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The cross members are still all temporary spacers.

Thanks for looking.

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I do have equipment (non-Cooler Master) that is going inside but I was curious (cautious?) about how to post that info. Some of it has been donated. Any good words?

since the case alone will meet the qualification requirements, you are free to list any components you are using. Forum members would be voting for the winners so what matters should be the end-result, not what components you have. :mrgreen:

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PaPang    0

Wow, wood! Good to set an example in favor of the ecology and use of renewable resources. I've admired other wood working modder-artists & I expect, with your mod, to add another to the list. Best of Luck!

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Vent openings for the top and bottom panels are measured and drawn out. The left panel cutout has been "power scored" with a Dremel cutout wheel. The back of the panel is also penciled in and scored. I do this because plywood is notorious for surface chipping caused by saw blades and drills. I like sharp clean edges.

Those are excess pencil marks not over-cuts. The scoring is a perfect rectangle.

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The drill bit used for the pilot holes caused the predicted damage but notice it didn't travel beyond the score marks.

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A power tool! I broke down and bought the cheapest jigsaw available. I hate using them but they do save time for larger projects like this one.

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Of course I can't use a power tool like a normal person does. I don't make any attempt to cut along the line. Instead I leave a small amount of material that I will later hand rasp and rough sand down to the measurement line.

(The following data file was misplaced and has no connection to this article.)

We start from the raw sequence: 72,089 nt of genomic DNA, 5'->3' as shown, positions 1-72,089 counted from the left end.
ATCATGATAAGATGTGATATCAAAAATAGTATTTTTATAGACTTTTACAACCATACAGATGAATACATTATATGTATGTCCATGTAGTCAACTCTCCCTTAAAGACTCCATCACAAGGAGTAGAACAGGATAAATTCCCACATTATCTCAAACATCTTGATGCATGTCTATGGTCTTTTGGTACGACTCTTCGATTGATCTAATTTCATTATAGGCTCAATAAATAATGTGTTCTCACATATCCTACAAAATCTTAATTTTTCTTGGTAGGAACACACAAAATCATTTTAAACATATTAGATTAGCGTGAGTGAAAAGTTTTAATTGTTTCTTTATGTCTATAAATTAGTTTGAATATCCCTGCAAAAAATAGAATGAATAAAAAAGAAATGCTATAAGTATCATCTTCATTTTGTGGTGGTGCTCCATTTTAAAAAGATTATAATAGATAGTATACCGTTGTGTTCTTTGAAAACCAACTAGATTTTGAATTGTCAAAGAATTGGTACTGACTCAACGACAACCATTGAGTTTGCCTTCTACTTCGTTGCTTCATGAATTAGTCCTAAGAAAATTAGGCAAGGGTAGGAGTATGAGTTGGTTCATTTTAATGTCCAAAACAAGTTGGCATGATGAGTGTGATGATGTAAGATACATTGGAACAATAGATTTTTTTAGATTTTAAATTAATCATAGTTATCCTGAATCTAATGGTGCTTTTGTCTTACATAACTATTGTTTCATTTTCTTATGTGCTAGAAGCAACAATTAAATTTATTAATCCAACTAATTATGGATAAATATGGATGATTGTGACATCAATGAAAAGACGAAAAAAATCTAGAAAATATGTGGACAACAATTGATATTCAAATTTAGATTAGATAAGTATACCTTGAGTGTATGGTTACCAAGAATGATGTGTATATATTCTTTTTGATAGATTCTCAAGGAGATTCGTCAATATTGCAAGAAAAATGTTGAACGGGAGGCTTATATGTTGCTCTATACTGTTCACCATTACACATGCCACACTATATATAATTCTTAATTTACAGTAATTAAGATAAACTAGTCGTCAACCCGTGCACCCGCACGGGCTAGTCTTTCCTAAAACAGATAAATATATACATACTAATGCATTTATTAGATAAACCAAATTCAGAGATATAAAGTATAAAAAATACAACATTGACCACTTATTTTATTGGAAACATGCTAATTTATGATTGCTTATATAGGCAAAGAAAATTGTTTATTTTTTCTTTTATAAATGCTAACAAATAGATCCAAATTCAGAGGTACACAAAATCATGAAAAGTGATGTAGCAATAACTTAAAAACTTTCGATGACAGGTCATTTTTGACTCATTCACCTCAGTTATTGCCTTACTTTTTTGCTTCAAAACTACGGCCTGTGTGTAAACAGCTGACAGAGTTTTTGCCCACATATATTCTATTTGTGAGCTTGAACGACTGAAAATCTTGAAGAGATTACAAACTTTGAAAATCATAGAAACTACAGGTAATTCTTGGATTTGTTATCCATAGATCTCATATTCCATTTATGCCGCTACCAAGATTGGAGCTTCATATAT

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Ta-da!

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The jigsaw ripped up the plywood surface but the damage remained within the scored boundary.

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Two identical panels with rough-cut openings. The top panel will hide two 120mm exhaust fans but look like it might be a 3 x 120. I have decided that the bottom panel will be an open vent with filters instead of fans. Both openings will have identical mesh covers with thin wooden frames.

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After a couple of hours of relaxing rasping, filing and sanding I get these.

Thanks for looking.

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I am really enjoying your project.

It is great as another member said to see more wood being used.

I really admire the fact that you prefer to had 'rasp' & use other traditional yet time consuming methods in the production of your pieces.

I hope that when people look at the finished product that they also take into account the methods of production, appreciate the time it takes to 'hand finish' as you have been doing.

Scoring with the dremel is a great tip that you have shared with the others too, way too many projects have been 'messed up' by not pre-scoring materials & I hope that future modders have taken note.

====

My question is why you chose to go with a 'Ply' rather than a solid sheet?

Was it more cost effective or have you found that Plywood has certain properties that 'solid' sheets of the same finish doesn't have when it comes to case modding?

My own attempts at wooden cases in the past have suffered 'warping' due to heat, both laptop & full sized towers.

(more laptop tho' which warped all over, the tower warped on top & rear only)

For those I had used thin solid sheets & not ply... hence my question about about having found certin properties in the ply, such as is it more heat resilient (sp?).

====

Great pictures & fantastic to see your work.

Can't wait to see more as the project progresses.

Dr. T